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Source: Brad Kramer, 785-532-5606, bradleyk@k-state.edu
http://www.k-state.edu/media/mediaguide/bios/kramerbio.html
News release prepared by: Lea Studer, 785-532-3432, lstuder@amisuccess.com

Thursday, Dec. 2, 2010

NEW STATEWIDE CENTER TO CREATE, COMMERCIALIZE BIOSCIENCE-BASED PRODUCTS AND MORE

MANHATTAN -- The Advanced Manufacturing Institute at Kansas State University will use a nearly $600,000 Partnership for Innovation grant from the National Science Foundation to support the development of a statewide science and engineering center to create and commercialize bioscience-based products, processes and technologies.

"Kansas is a leading agricultural production state and has heavily invested in developing its bioscience research capacity. By creating a science and engineering center to accelerate the transformation of scientific discoveries and inventions into innovations, Kansas will be able to multiply the number of bioscience products brought to market, and create more high tech jobs in the state," said Brad Kramer, director of the Advanced Manufacturing Institute.

"To do this, we are building partnerships between university and industry researchers who are creating new technologies, engineers experienced in developing and scaling up bioprocessing technologies, state-funded organizations that are charged with diversifying and building the state's bioscience economy, and industrial partners who are committed to bringing specific bioscience technologies to market," Kramer said. "We're also involving undergraduate and graduate business and engineering students in these projects. This opportunity provides them a professionally mentored work experience, and prepares them to be bioprocessing professionals and bioscience entrepreneurs."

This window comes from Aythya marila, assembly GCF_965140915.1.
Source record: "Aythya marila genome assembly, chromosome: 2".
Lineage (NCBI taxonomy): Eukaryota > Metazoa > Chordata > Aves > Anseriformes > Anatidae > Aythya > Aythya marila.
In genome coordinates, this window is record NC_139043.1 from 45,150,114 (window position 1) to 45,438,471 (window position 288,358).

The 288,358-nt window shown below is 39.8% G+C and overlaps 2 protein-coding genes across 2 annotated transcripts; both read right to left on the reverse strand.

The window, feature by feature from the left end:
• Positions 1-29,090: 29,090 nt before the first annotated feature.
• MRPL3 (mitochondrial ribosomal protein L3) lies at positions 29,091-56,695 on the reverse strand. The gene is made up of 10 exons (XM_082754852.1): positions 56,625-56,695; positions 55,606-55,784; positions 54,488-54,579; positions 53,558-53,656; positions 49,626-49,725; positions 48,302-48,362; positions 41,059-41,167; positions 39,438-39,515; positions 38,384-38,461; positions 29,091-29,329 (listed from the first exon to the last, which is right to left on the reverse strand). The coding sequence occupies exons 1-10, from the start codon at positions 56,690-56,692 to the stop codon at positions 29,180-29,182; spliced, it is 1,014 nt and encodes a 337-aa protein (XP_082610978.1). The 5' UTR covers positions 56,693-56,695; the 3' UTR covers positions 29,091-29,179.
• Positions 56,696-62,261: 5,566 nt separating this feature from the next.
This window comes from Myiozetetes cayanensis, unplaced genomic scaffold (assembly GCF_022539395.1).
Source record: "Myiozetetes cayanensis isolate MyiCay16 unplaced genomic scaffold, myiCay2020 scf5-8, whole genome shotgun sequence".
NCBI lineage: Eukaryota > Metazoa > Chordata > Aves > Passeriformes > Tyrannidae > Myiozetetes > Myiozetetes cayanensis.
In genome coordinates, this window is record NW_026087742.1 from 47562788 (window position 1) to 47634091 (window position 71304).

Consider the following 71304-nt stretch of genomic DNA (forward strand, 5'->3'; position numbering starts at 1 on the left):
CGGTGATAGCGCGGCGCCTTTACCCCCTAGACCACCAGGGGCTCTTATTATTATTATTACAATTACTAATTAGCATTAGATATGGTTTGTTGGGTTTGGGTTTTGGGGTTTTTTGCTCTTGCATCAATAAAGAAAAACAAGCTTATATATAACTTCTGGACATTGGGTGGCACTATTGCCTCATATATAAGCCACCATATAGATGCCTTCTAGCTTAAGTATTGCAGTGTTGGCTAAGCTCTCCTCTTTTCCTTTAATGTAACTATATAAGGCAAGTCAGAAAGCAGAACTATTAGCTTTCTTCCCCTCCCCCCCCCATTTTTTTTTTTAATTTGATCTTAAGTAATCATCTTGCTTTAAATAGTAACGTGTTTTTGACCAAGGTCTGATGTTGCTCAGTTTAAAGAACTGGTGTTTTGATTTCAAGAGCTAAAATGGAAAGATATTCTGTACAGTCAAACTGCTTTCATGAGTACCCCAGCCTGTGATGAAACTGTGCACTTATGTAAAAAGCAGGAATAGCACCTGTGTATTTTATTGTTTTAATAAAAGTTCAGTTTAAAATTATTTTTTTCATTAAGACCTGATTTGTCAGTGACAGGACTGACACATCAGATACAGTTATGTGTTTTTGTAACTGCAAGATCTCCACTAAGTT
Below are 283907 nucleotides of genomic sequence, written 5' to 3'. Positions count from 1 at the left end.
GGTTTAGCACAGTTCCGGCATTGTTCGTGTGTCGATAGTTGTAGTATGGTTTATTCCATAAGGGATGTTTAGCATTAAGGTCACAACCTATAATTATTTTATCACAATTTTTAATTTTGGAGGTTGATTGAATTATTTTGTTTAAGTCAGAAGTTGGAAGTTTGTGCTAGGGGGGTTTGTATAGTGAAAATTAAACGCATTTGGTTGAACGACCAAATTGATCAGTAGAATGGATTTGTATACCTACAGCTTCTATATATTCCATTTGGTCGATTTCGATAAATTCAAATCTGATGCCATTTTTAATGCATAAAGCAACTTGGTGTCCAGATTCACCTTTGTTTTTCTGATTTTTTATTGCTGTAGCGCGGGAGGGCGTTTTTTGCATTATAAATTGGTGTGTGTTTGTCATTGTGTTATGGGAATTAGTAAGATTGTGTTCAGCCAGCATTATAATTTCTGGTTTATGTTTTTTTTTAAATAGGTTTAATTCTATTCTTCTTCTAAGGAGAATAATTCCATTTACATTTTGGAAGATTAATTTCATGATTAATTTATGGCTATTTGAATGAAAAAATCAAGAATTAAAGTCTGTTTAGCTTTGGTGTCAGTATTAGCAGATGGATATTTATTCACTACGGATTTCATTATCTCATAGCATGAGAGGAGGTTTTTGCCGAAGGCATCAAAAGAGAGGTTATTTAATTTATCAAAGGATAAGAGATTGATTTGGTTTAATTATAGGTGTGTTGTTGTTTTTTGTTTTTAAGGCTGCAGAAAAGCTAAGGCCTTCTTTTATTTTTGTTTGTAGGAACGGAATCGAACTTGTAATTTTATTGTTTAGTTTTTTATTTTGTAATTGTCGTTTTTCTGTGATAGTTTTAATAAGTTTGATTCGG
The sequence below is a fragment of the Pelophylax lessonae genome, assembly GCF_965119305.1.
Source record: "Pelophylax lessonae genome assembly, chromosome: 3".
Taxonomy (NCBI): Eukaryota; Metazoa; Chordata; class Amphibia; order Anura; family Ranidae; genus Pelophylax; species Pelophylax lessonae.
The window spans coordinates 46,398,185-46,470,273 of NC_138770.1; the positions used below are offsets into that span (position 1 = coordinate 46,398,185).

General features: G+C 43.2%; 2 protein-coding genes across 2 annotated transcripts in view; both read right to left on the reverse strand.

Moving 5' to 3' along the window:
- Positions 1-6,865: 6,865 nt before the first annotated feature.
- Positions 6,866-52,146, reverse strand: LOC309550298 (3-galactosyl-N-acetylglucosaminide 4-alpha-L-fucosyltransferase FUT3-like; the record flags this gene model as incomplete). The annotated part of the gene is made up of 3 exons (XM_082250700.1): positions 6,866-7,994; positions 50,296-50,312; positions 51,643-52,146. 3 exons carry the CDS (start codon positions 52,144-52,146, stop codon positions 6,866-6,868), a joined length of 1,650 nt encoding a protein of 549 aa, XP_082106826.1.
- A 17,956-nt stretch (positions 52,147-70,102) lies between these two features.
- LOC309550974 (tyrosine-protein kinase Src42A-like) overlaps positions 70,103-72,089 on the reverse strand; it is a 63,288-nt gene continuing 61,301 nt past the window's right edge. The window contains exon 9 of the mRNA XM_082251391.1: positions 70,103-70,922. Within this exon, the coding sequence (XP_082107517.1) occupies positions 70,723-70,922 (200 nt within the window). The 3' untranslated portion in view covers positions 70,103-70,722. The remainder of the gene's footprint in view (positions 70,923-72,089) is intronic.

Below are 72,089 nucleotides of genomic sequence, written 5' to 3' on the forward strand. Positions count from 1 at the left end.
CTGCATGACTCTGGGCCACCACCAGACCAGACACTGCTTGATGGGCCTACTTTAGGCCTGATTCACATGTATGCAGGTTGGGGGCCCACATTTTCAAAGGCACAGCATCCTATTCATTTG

Additional support funds will be provided by the Kansas Technology Enterprise Corporation. Other partners in the project include the Kansas Polymer Research Center at Pittsburg State University, K-State Olathe and the K-State Bioprocessing and Industrial Value-Added Program.

"We are excited about helping to build this research center that is unique in Kansas and, frankly, in the United States," said Andy Meyer, executive director of the Kansas Polymer Research Center. "Each partner in this project brings complementary strengths, and we offer our 100-plus years of combined experience in applied, industrial polymer development. We're glad that the National Science Foundation has recognized the potential benefit of funding this center for the advancement of bioscience growth in our state."

The Advanced Manufacturing Institute is a part of the K-State College of Engineering. It is a Kansas Technology Enterprise Corporation Center of Excellence that provides engineering and business services. More information about the institute is available online at http://www.amisuccess.com.